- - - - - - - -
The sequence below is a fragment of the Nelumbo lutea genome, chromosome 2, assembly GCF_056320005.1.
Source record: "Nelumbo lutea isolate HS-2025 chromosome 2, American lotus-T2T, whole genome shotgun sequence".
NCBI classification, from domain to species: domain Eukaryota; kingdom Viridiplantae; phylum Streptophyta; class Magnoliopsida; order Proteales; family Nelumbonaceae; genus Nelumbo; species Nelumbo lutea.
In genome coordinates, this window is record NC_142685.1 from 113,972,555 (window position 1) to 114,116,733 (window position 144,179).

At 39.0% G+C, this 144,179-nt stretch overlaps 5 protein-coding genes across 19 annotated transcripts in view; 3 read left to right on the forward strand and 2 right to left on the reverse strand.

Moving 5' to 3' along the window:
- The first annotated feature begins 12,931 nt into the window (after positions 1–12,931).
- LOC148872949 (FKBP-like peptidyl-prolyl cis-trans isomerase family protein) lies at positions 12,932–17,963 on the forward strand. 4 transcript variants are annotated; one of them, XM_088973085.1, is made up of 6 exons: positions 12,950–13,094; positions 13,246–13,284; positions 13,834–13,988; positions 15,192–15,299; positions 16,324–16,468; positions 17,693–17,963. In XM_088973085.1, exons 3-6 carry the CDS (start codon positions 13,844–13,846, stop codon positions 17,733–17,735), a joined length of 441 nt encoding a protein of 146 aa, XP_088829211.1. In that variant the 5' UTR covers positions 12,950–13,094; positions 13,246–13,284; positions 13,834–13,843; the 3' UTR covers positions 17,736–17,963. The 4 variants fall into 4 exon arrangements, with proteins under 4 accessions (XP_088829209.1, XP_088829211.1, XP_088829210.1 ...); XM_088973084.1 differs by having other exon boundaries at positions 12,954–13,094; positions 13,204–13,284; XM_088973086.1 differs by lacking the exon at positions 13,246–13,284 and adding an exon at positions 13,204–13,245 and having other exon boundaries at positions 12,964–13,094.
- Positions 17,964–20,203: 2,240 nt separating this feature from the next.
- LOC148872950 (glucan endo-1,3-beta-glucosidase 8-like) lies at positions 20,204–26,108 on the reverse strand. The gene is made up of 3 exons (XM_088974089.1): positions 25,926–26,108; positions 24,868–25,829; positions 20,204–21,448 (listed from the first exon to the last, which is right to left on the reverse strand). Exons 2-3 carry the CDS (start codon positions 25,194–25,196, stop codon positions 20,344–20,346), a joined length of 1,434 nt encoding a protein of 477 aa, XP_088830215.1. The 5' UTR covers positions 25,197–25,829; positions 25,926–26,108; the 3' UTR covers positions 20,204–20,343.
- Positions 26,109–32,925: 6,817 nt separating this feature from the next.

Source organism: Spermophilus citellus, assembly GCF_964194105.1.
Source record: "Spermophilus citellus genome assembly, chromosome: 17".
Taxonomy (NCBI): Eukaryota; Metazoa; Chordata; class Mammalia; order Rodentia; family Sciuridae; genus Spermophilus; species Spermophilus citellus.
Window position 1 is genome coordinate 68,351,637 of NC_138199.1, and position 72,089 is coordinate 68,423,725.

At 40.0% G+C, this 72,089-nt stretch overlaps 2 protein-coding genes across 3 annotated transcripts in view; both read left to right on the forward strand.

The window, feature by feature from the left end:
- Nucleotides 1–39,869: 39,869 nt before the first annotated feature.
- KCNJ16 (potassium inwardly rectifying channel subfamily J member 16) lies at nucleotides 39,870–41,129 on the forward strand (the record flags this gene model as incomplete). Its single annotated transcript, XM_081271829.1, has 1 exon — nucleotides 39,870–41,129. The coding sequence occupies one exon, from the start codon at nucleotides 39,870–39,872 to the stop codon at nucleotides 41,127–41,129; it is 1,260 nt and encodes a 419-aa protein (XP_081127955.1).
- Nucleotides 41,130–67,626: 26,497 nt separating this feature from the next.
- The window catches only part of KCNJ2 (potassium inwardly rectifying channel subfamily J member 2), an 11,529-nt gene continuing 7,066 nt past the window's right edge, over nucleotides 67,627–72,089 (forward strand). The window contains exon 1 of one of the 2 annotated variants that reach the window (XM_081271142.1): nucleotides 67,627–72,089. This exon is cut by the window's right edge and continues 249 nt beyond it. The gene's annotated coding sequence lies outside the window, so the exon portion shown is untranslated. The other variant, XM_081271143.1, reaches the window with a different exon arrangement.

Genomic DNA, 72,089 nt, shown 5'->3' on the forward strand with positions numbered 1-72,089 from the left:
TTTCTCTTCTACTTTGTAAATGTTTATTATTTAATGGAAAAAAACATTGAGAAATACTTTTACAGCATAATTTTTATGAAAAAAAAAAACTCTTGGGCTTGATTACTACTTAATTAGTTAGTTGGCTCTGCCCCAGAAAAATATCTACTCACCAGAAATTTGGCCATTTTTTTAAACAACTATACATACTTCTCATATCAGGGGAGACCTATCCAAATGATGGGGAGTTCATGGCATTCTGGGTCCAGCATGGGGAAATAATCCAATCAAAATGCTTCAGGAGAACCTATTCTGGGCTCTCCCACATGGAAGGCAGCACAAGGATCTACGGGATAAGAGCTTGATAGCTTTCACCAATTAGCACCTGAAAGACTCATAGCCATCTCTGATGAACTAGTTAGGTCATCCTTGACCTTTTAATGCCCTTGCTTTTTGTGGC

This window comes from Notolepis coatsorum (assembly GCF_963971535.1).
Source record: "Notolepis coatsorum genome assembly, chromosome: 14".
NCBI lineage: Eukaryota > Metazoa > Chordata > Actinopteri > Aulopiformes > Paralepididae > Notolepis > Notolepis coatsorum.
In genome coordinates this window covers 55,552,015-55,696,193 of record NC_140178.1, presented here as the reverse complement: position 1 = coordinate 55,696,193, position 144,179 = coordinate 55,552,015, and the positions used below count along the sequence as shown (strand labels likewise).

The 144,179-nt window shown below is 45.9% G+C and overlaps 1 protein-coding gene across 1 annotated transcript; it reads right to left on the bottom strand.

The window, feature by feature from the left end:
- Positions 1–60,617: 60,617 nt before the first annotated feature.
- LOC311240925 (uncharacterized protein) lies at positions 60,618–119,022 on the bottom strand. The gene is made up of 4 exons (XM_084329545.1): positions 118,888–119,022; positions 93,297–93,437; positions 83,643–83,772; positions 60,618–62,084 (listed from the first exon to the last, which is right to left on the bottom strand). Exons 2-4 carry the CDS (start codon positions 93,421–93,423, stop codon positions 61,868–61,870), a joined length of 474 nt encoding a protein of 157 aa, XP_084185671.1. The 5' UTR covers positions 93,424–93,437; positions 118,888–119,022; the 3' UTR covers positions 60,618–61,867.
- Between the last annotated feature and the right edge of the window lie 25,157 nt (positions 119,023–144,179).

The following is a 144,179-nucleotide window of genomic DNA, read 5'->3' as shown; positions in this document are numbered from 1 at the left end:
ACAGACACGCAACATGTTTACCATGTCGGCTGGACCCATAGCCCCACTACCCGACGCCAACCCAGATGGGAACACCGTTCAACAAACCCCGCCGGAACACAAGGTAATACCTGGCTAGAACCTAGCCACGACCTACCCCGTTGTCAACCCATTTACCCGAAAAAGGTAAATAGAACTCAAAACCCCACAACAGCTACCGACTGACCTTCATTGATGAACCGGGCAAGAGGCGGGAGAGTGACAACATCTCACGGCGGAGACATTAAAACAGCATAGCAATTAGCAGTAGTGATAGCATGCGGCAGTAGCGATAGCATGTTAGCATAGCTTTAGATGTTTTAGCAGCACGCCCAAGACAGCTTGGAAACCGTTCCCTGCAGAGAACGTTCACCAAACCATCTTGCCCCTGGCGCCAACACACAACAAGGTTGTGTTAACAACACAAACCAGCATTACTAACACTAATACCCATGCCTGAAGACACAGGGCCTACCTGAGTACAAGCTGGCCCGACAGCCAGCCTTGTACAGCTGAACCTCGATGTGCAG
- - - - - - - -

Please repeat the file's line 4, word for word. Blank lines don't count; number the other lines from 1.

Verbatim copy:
In genome coordinates, this window is record NC_142685.1 from 113,972,555 (window position 1) to 114,116,733 (window position 144,179).